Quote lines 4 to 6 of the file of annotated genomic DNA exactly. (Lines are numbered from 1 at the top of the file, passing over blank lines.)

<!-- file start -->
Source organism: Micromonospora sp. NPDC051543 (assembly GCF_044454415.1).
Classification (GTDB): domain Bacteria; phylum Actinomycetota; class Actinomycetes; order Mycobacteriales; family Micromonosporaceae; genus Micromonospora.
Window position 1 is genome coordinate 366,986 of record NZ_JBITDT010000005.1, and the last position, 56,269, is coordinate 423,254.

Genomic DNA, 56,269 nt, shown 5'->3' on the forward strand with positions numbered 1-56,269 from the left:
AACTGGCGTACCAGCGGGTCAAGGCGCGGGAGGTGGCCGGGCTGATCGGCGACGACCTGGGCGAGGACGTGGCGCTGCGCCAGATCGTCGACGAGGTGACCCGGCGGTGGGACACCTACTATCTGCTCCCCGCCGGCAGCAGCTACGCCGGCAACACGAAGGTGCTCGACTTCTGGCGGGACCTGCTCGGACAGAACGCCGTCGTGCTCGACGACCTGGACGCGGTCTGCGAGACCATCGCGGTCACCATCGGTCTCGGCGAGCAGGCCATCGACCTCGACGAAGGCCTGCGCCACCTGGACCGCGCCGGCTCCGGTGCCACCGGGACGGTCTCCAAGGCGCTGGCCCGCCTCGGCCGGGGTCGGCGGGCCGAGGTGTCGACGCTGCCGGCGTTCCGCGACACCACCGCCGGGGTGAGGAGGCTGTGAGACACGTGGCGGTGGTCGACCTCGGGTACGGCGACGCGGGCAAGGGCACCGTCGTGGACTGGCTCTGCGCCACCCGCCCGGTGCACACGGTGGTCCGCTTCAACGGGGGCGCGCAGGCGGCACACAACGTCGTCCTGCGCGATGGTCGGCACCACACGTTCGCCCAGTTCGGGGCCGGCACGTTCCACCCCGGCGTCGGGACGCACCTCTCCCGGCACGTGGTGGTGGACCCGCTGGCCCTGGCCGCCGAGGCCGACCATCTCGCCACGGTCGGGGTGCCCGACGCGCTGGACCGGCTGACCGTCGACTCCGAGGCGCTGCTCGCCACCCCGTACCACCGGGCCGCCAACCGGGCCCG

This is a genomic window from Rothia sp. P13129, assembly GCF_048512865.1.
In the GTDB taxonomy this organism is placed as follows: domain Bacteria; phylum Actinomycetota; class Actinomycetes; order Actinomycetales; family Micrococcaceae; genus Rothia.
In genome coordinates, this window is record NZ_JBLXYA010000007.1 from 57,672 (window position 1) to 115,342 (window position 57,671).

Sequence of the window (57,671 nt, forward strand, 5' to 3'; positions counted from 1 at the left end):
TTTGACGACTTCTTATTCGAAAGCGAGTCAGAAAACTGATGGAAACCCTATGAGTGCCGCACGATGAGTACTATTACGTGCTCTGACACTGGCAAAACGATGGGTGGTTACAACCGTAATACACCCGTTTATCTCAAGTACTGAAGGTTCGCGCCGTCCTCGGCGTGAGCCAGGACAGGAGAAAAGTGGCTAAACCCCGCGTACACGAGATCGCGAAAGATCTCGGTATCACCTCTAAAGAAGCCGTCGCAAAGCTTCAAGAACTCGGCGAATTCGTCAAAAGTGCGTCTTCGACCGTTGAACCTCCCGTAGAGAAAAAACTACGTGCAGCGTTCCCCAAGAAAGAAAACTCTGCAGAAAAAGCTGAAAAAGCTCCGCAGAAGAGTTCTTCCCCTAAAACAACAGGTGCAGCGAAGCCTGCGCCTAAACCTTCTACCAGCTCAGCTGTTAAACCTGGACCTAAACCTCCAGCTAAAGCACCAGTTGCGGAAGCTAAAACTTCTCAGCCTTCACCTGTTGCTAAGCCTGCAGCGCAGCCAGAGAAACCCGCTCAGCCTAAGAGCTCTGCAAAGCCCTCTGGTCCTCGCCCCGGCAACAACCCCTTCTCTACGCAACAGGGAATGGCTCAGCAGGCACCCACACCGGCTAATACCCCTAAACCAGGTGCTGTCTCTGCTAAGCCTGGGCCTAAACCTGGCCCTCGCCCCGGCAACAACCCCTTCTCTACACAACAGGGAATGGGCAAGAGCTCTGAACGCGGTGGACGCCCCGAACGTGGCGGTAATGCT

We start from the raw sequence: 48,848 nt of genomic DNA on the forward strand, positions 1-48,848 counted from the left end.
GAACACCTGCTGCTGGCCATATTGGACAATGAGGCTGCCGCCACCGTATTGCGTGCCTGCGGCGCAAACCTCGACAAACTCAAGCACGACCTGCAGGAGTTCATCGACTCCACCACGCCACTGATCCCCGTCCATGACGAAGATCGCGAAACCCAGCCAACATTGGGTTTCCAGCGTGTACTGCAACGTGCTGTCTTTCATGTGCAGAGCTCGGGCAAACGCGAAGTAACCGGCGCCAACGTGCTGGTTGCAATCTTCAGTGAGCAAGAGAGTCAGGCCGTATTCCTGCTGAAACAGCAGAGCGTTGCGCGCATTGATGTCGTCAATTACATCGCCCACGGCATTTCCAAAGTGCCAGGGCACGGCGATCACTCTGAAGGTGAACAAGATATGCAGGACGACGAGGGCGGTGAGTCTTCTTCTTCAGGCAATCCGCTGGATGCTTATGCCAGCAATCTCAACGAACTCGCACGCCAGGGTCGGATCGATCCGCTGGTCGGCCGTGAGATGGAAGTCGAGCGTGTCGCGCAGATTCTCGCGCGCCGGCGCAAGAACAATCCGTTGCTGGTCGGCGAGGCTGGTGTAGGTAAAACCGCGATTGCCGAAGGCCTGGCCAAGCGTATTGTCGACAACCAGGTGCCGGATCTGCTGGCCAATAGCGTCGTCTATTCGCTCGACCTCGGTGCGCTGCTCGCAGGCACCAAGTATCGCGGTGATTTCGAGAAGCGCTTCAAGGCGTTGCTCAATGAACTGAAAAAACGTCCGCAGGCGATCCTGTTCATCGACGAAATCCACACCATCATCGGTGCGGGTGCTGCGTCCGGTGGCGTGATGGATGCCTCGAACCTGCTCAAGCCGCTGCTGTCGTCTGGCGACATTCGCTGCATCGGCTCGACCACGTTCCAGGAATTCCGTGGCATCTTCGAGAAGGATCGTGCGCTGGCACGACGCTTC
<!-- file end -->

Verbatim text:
Genomic DNA, 56,269 nt, shown 5'->3' on the forward strand with positions numbered 1-56,269 from the left:
AACTGGCGTACCAGCGGGTCAAGGCGCGGGAGGTGGCCGGGCTGATCGGCGACGACCTGGGCGAGGACGTGGCGCTGCGCCAGATCGTCGACGAGGTGACCCGGCGGTGGGACACCTACTATCTGCTCCCCGCCGGCAGCAGCTACGCCGGCAACACGAAGGTGCTCGACTTCTGGCGGGACCTGCTCGGACAGAACGCCGTCGTGCTCGACGACCTGGACGCGGTCTGCGAGACCATCGCGGTCACCATCGGTCTCGGCGAGCAGGCCATCGACCTCGACGAAGGCCTGCGCCACCTGGACCGCGCCGGCTCCGGTGCCACCGGGACGGTCTCCAAGGCGCTGGCCCGCCTCGGCCGGGGTCGGCGGGCCGAGGTGTCGACGCTGCCGGCGTTCCGCGACACCACCGCCGGGGTGAGGAGGCTGTGAGACACGTGGCGGTGGTCGACCTCGGGTACGGCGACGCGGGCAAGGGCACCGTCGTGGACTGGCTCTGCGCCACCCGCCCGGTGCACACGGTGGTCCGCTTCAACGGGGGCGCGCAGGCGGCACACAACGTCGTCCTGCGCGATGGTCGGCACCACACGTTCGCCCAGTTCGGGGCCGGCACGTTCCACCCCGGCGTCGGGACGCACCTCTCCCGGCACGTGGTGGTGGACCCGCTGGCCCTGGCCGCCGAGGCCGACCATCTCGCCACGGTCGGGGTGCCCGACGCGCTGGACCGGCTGACCGTCGACTCCGAGGCGCTGCTCGCCACCCCGTACCACCGGGCCGCCAACCGGGCCCG

This is a genomic window from Rothia sp. P13129, assembly GCF_048512865.1.